"(2) The psychedelic substances, such as LSD, are the true Host of the Church, not drugs. They are sacramental foods, manifestations of the Grace of God, of the infinite imagination of the Self, and therefore belong to everyone;
"(3) We do not encourage the ingestion of psychedelics by those who are unprepared."
Building on the central thesis of the group that psychedelic substances, particularly marihuana and LSD, are the true Host, the Church specifies that "it is the Religious duty of all members to partake of the sacraments on regular occasions."
A Boo Hoo is "ordained" without any formal training. He guides members on psychedelic trips, acts as a counselor for individuals having a "spiritual crisis," administers drugs and interprets the Church to those interested. The Boo Hoo of the Georgetown area of Washington, D.C., testified that the Church was pantheistic and lacked a formal theology. Indeed, the church officially states in its so-called "Catechism and Handbook" that "it has never been our objective to add one more institutional substitute for individual virtue to the already crowded lists." In the same vein, this literature asserts "we have the right to practice our religion, even if we are a bunch of filthy, drunken bums." The members are instructed that anyone should be taken as a member "no matter what you suspect his motives to be."
The dividing line between what is, and what is not, a religion is difficult to draw. The Supreme Court has given little guidance. Indeed, the Court appears to have avoided the problem with studied frequency in recent years.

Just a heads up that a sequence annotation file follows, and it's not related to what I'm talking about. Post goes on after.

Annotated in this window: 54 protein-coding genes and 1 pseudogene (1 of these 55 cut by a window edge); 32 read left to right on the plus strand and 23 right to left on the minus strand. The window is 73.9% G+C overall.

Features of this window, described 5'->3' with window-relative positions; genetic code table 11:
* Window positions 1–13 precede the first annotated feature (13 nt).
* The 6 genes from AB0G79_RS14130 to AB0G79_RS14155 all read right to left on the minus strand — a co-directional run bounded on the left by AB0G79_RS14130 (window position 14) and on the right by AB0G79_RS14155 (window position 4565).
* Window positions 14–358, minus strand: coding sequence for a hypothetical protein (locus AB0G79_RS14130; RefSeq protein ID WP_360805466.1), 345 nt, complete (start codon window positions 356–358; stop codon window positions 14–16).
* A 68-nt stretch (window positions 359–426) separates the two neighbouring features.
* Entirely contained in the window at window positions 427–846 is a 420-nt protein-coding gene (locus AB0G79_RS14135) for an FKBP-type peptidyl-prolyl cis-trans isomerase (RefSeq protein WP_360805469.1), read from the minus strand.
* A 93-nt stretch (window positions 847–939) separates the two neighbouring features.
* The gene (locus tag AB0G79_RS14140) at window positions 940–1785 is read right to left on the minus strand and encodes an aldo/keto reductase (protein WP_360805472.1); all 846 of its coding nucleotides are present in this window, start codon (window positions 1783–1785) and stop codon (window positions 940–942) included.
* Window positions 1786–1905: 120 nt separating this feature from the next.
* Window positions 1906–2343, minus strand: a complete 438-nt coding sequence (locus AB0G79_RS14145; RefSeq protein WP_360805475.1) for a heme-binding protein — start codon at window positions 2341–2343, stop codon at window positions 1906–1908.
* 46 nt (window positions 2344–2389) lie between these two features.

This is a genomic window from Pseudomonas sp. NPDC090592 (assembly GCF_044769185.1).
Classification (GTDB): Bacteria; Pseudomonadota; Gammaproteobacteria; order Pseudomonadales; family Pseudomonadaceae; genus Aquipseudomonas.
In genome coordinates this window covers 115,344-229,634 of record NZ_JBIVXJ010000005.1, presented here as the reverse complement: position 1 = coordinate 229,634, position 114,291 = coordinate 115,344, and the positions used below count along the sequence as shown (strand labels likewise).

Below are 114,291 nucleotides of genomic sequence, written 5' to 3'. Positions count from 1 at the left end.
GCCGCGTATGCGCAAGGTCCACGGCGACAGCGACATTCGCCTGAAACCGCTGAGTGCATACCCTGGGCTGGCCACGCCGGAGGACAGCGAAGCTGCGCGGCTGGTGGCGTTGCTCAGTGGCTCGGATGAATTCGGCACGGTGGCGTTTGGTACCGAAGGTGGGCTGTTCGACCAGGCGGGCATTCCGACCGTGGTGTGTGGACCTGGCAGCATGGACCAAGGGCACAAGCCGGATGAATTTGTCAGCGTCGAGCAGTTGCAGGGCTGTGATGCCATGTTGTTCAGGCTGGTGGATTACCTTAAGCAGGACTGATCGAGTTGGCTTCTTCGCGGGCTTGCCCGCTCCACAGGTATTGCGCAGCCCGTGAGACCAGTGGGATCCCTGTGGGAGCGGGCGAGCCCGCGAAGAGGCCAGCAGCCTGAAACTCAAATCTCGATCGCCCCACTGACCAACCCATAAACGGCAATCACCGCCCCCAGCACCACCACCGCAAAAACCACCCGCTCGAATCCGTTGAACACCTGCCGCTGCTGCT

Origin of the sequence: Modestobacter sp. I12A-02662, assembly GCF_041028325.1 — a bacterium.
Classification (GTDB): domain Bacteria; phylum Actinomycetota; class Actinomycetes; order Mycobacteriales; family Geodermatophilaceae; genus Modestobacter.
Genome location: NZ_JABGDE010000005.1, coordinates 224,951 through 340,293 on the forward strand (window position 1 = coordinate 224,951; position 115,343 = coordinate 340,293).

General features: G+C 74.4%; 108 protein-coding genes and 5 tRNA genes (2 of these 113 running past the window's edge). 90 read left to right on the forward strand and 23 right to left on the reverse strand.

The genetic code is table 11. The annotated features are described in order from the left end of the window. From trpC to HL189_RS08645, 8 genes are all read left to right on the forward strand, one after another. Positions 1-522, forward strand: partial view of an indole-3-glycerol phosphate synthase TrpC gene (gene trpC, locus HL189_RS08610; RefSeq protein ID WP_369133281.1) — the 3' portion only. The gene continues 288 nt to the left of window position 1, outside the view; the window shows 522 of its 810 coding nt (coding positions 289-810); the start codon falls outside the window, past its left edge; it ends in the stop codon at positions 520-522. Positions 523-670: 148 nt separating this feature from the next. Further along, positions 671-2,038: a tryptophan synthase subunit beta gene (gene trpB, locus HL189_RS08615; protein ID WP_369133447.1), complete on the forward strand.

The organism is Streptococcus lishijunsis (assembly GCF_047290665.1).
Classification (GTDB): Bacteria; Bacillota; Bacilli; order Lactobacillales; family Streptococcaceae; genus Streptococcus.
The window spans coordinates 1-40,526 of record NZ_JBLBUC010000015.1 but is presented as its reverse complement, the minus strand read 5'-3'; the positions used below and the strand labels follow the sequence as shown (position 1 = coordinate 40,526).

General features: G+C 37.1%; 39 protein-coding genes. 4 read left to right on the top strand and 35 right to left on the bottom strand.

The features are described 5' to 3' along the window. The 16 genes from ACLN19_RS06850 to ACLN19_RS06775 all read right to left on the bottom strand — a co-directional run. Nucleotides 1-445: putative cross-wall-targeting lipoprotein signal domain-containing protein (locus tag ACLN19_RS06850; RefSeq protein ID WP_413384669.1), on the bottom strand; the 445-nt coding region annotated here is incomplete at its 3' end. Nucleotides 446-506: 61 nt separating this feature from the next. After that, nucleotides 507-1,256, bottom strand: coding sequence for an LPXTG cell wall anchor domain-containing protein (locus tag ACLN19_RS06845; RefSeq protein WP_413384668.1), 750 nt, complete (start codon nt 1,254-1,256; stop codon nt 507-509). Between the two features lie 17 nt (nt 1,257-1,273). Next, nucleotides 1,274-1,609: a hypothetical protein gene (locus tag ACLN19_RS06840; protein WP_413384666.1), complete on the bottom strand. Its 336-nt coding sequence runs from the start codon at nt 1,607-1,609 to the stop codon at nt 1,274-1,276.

Obviously this question is a matter of delicacy and courts must be ever careful not to permit their own moral and ethical standards to determine the religious implications of beliefs and practices of others. Religions now accepted were persecuted, unpopular and condemned at their inception.
Subtle and difficult though the inquiry may be, it should not be avoided for reasons of convenience. There is need to develop a sharper line of demarkation between religious activities and personal codes of conduct that lack spiritual import. Those who seek the constitutional protections for their participation in an establishment of religion and freedom to practice its beliefs must not be permitted the special freedoms this sanctuary may provide merely by adopting religious nomenclature and cynically using it as a shield to protect them when participating in antisocial conduct that otherwise stands condemned. In a complex society where the requirements of public safety, health and order must be recognized, those who seek immunity from these requirements on religious grounds must at the very least demonstrate adherence to ethical standards and a spiritual discipline.
The defendant has sought to have the Church designated a religion primarily by emphasizing that ingestion of psychedelic drugs brings about a religious awareness and sharpens religious instincts. There was proof offered that the use of psychedelic drugs may, among other things, have religious implications. Various writings on the subject were received in evidence and testimony was taken from two professors, not members of the Church but having theological interest in the subject, who had themselves taken drugs experimentally and had studied religious manifestations of psychedelic drug ingestion.